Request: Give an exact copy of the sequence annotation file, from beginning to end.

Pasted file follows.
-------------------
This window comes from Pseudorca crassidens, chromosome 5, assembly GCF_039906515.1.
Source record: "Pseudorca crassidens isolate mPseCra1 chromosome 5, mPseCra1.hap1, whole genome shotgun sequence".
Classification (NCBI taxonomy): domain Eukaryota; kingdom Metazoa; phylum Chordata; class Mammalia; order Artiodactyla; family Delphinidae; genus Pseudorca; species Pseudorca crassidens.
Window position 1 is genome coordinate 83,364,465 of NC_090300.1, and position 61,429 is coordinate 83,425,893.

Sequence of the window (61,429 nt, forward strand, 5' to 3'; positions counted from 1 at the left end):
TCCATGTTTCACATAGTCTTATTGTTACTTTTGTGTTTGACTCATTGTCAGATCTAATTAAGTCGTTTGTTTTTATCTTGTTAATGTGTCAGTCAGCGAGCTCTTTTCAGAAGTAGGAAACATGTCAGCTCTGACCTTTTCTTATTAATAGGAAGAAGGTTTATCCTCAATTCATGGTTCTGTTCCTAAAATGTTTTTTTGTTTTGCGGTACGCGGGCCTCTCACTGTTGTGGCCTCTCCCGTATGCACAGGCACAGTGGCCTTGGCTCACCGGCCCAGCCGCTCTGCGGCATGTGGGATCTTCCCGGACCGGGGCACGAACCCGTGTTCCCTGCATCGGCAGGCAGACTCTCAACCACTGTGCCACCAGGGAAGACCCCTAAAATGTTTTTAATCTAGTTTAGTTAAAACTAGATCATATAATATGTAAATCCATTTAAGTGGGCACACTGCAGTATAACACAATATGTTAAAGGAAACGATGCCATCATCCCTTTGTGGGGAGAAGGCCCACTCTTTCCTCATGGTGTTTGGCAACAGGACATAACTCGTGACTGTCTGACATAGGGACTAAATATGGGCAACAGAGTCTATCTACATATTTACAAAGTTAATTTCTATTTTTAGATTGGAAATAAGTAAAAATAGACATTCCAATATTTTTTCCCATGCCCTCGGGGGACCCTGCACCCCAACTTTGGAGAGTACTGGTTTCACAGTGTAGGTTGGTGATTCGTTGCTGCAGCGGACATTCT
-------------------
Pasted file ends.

This window comes from Pseudorca crassidens, chromosome 5, assembly GCF_039906515.1.
Source record: "Pseudorca crassidens isolate mPseCra1 chromosome 5, mPseCra1.hap1, whole genome shotgun sequence".
Classification (NCBI taxonomy): domain Eukaryota; kingdom Metazoa; phylum Chordata; class Mammalia; order Artiodactyla; family Delphinidae; genus Pseudorca; species Pseudorca crassidens.
Window position 1 is genome coordinate 83,364,465 of NC_090300.1, and position 61,429 is coordinate 83,425,893.

Sequence of the window (61,429 nt, forward strand, 5' to 3'; positions counted from 1 at the left end):
TCCATGTTTCACATAGTCTTATTGTTACTTTTGTGTTTGACTCATTGTCAGATCTAATTAAGTCGTTTGTTTTTATCTTGTTAATGTGTCAGTCAGCGAGCTCTTTTCAGAAGTAGGAAACATGTCAGCTCTGACCTTTTCTTATTAATAGGAAGAAGGTTTATCCTCAATTCATGGTTCTGTTCCTAAAATGTTTTTTTGTTTTGCGGTACGCGGGCCTCTCACTGTTGTGGCCTCTCCCGTATGCACAGGCACAGTGGCCTTGGCTCACCGGCCCAGCCGCTCTGCGGCATGTGGGATCTTCCCGGACCGGGGCACGAACCCGTGTTCCCTGCATCGGCAGGCAGACTCTCAACCACTGTGCCACCAGGGAAGACCCCTAAAATGTTTTTAATCTAGTTTAGTTAAAACTAGATCATATAATATGTAAATCCATTTAAGTGGGCACACTGCAGTATAACACAATATGTTAAAGGAAACGATGCCATCATCCCTTTGTGGGGAGAAGGCCCACTCTTTCCTCATGGTGTTTGGCAACAGGACATAACTCGTGACTGTCTGACATAGGGACTAAATATGGGCAACAGAGTCTATCTACATATTTACAAAGTTAATTTCTATTTTTAGATTGGAAATAAGTAAAAATAGACATTCCAATATTTTTTCCCATGCCCTCGGGGGACCCTGCACCCCAACTTTGGAGAGTACTGGTTTCACAGTGTAGGTTGGTGATTCGTTGCTGCAGCGGACATTCT